Following the implementation of new state legislation requiring all schools in New York State to test potable water for lead contamination and post the results and remediation plans on its website, Assemblywoman Nicole Malliotakis (R,C,I,Ref-East Shore) and Assemblyman Ron Castorina (R,C,I,Ref-South Shore) are urging parents to become informed of lead testing results at their child’s school. Test results are available on the New York City Department of Education’s web site at http://schools.nyc.gov/AboutUs/schools/watersafety.htm, where data as of December 19th is available.
The new state law passed at the end of session and signed by Governor Cuomo on September 6th requires all school buildings serving children in pre-kindergarten through grade five were required to collect a sample from each identified sampling location for testing by September 30, 2016. Any schools serving children in grades six through twelve that are not also serving children in younger grades were required to complete collection of samples by October 31, 2016.
“We want parents to have peace of mind knowing that when their children go to school each day, they are in the safest and healthiest environment possible. With reports of poor drinking water and lead contamination in other parts of our state and nation, this new law is critical to ensure the water that our school children, faculty and staff are consuming meets high standards. We urge parents to stay informed and aware of the testing results at their child’s school by checking the easy-to-use online database,” said Assemblywoman Malliotakis.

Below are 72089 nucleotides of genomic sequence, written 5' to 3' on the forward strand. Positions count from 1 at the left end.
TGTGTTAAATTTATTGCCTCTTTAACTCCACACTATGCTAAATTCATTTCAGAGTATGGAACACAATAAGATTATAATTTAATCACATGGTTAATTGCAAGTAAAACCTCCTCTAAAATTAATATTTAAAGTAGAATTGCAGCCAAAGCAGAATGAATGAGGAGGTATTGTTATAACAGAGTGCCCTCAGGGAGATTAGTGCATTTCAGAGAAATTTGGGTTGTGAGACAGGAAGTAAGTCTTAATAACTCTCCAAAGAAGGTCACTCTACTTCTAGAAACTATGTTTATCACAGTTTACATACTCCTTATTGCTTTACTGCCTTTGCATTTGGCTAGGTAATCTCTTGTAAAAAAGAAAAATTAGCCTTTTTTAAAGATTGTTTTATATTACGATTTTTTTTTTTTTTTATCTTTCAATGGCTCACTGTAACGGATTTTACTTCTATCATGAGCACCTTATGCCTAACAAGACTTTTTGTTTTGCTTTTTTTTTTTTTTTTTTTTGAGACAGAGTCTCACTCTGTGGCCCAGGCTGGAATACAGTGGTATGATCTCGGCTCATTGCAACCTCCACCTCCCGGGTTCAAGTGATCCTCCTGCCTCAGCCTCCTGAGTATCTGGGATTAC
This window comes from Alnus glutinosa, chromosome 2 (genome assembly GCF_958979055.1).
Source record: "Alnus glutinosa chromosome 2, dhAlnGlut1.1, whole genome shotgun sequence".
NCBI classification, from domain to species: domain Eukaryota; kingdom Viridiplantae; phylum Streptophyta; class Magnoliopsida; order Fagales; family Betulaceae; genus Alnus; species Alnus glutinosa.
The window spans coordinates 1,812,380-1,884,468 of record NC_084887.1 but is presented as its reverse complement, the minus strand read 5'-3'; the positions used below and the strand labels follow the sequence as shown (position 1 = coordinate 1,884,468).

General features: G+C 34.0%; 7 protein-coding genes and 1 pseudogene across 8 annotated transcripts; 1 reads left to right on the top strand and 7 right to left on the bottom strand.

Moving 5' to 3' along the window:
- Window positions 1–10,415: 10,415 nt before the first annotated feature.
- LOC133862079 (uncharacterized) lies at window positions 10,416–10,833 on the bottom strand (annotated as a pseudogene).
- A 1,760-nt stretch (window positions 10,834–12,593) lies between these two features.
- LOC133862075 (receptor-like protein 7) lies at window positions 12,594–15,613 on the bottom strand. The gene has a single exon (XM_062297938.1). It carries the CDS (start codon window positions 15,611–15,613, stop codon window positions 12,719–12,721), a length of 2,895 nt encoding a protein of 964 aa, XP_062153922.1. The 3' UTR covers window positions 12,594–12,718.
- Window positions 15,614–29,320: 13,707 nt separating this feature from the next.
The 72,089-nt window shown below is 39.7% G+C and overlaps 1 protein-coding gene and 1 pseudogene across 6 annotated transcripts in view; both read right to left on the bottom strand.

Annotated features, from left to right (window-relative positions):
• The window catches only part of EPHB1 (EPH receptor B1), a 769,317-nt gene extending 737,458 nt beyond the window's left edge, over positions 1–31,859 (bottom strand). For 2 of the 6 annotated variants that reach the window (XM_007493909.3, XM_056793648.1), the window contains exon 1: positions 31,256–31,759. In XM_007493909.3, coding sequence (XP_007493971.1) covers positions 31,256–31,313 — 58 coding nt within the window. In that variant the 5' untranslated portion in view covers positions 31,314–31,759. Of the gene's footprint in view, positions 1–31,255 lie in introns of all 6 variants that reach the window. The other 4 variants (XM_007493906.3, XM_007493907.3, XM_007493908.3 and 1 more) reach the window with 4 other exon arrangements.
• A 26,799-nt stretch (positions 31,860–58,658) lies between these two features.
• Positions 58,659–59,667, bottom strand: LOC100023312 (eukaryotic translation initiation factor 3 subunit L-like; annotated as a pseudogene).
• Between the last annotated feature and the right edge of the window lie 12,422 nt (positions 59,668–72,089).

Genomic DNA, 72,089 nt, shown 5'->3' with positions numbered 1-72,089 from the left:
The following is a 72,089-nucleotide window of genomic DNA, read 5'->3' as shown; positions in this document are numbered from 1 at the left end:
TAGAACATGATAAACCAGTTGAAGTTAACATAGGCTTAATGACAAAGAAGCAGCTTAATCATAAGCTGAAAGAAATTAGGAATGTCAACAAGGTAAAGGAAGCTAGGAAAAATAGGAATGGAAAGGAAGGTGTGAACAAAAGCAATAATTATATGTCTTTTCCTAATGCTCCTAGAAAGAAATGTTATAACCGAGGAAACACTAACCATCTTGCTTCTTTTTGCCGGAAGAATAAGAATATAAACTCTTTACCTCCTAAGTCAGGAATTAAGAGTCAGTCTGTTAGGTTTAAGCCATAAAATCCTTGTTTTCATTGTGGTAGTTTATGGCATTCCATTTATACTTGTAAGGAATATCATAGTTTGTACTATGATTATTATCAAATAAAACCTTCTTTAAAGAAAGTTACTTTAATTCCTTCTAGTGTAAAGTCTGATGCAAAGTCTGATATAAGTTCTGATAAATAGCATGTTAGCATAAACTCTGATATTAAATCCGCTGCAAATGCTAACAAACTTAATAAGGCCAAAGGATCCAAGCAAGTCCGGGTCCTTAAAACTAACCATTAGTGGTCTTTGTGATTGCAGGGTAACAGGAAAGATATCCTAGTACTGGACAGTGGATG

“This legislation is an example of government working for the people. We must do everything we can as parents, elected officials and older members of society, to keep our children safe and healthy. At the end of the day they are the future of our nation. This is a quick and easy way for parents to see if their children are drinking water safe for consumption at school. We want the parents of New York not only to know about this resource but to use it as well. Please check out the website and see whether or not your child’s school meets the standards,” said Assemblyman Castorina.
Under the regulations, schools are required to report all lead test results to the state Department of Health via a designated statewide electronic reporting system. If lead levels are detected above 15 parts per billion at any potable water outlet, the school must discontinue use of that outlet, implement a lead remediation plan to mitigate the lead level, and provide building occupants with an adequate alternate supply of water for cooking and drinking.
In addition to posting the results of all lead testing and any remediation plans on its website for the public, schools must report the problem to the local health department within one business day. Test results must also be provided in writing to all staff and parents no more than 10 business days after receiving the report. Schools must as soon as possible but no more than six weeks after the school received the laboratory reports. Once test results indicate that lead levels are below the action level, schools may resume use of the water outlet.